APRIL is NATIONAL MINORITY HEALTH and HEALTH DISPARITIES MONTH
According to the Centers for Disease Control and Prevention, health disparities are preventable differences in the burden of disease, injury, violence, or in opportunities to achieve optimal health experienced by socially disadvantaged racial, ethnic, and other population groups and communities. Health disparities exist in all age groups, including older adults. The Centers for Disease Control and Prevention is aware that even though life expectancy and overall health have improved in recent years for most Americans, not all older adults are benefitting equally because of factors such as economic status, race and gender.
Did you know that in California:
• Roughly 75% of African Americans 50 years old and over are overweight or obese and fewer than 15% report exercising vigorously.
• Older African Americans are almost twice as likely to smoke cigarettes than other older adults.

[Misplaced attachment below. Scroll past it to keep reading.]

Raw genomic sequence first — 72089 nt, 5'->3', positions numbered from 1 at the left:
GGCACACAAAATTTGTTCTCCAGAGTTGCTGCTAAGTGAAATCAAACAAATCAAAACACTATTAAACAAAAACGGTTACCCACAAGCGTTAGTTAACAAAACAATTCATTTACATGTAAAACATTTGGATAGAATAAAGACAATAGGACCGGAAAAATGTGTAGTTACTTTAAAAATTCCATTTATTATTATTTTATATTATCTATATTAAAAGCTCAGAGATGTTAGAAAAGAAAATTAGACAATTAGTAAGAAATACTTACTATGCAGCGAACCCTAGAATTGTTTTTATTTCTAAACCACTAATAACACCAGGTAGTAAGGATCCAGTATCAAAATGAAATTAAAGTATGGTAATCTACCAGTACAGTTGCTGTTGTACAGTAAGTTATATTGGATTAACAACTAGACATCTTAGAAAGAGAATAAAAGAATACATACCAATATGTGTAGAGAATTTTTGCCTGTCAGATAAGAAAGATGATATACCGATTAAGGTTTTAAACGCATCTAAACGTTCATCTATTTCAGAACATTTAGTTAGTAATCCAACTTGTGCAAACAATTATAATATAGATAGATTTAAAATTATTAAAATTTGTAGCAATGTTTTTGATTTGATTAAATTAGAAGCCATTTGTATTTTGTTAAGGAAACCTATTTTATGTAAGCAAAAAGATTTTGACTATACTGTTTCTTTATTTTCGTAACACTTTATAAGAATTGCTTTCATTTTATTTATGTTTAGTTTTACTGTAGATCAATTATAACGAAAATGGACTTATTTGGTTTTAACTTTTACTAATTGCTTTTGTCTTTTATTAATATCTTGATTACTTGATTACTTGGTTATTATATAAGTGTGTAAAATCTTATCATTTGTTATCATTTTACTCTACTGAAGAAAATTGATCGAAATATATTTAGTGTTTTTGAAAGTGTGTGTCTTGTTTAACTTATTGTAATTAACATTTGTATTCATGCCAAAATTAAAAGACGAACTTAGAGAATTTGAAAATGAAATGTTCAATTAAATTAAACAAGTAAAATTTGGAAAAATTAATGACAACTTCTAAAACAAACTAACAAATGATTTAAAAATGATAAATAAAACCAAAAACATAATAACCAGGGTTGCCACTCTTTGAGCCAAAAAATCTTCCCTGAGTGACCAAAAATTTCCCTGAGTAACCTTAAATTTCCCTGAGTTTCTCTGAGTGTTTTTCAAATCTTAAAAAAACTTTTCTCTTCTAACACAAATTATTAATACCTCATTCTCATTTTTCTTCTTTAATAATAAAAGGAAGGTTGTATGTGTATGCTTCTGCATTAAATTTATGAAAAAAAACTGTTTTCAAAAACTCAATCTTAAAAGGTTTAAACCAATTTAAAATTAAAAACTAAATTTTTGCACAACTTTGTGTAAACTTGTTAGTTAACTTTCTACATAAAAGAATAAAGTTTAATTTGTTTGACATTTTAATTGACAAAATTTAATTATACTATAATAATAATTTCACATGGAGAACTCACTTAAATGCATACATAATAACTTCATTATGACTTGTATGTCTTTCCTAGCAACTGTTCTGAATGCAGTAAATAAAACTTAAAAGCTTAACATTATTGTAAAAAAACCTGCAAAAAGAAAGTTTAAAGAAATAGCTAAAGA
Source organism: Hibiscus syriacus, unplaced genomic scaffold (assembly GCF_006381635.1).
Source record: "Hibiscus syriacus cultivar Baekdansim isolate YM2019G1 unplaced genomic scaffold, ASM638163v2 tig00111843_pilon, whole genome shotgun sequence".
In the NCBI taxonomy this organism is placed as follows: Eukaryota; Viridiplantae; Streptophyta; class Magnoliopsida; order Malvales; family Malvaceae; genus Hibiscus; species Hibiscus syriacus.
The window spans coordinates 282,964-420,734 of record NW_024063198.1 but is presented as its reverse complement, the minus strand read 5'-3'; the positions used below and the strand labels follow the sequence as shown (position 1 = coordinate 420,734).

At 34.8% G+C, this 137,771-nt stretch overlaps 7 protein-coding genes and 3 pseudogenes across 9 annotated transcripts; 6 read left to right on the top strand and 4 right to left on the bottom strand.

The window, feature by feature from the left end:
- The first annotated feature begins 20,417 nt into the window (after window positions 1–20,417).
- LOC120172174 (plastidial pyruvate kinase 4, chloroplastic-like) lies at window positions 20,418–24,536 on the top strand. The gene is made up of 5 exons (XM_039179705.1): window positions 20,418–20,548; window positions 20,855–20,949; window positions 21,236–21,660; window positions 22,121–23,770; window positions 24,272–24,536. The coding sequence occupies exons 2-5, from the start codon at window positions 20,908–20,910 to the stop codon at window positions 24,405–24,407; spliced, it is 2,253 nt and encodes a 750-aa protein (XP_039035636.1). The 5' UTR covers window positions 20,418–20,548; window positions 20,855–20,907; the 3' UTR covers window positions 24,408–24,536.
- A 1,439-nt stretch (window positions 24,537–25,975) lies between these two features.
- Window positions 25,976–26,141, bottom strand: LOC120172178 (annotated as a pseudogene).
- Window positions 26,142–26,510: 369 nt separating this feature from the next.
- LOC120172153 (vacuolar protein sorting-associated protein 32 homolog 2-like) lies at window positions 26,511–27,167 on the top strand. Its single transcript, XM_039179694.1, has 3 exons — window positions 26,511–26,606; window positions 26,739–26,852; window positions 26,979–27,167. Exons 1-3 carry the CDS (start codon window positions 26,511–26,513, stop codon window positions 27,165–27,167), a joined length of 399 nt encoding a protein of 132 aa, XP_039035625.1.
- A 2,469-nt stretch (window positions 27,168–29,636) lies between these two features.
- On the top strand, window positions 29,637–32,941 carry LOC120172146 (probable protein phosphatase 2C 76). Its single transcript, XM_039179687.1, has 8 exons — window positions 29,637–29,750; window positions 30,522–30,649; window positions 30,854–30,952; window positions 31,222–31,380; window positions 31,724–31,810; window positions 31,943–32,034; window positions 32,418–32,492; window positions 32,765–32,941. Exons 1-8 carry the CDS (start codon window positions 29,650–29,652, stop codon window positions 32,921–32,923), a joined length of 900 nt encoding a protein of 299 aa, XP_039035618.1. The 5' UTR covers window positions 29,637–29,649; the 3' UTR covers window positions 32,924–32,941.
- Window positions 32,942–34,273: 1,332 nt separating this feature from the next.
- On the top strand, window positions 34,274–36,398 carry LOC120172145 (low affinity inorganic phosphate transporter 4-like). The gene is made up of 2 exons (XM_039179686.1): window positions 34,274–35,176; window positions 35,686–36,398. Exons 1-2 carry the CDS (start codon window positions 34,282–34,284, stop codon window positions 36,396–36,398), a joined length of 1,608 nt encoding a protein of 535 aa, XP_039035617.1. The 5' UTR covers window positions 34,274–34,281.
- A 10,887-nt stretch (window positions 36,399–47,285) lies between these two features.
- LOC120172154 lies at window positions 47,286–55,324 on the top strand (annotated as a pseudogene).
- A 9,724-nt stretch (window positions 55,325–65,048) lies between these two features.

• About 15% of African Americans 50 years old and over are food insecure (e.g., cannot afford to purchase sufficient food and eat balanced meals) and/or are living in poverty.
• More than 100,000 African Americans over the age of 50 have disabilities that limit their ability to live independently.
• The number of African Americans living with Alzheimer’s disease will double by 2030. African Americans are twice as likely as whites to get Alzheimer’s disease.
Advocates for African American Elders acknowledge that health disparities among African American elders is a serious problem. We are deeply committed to the elimination of health disparities and are incorporating these issues into our body of work by: 1) disseminating fact sheets, 2) holding town hall meetings and educational forums, 3) disseminating findings from our community survey of African American seniors to members of the community and decision makers at the city, county and state levels, 4) identifying and connecting seniors with culturally competent service providers and resources, and 5) developing programs to support seniors, including health literacy and advocacy programs.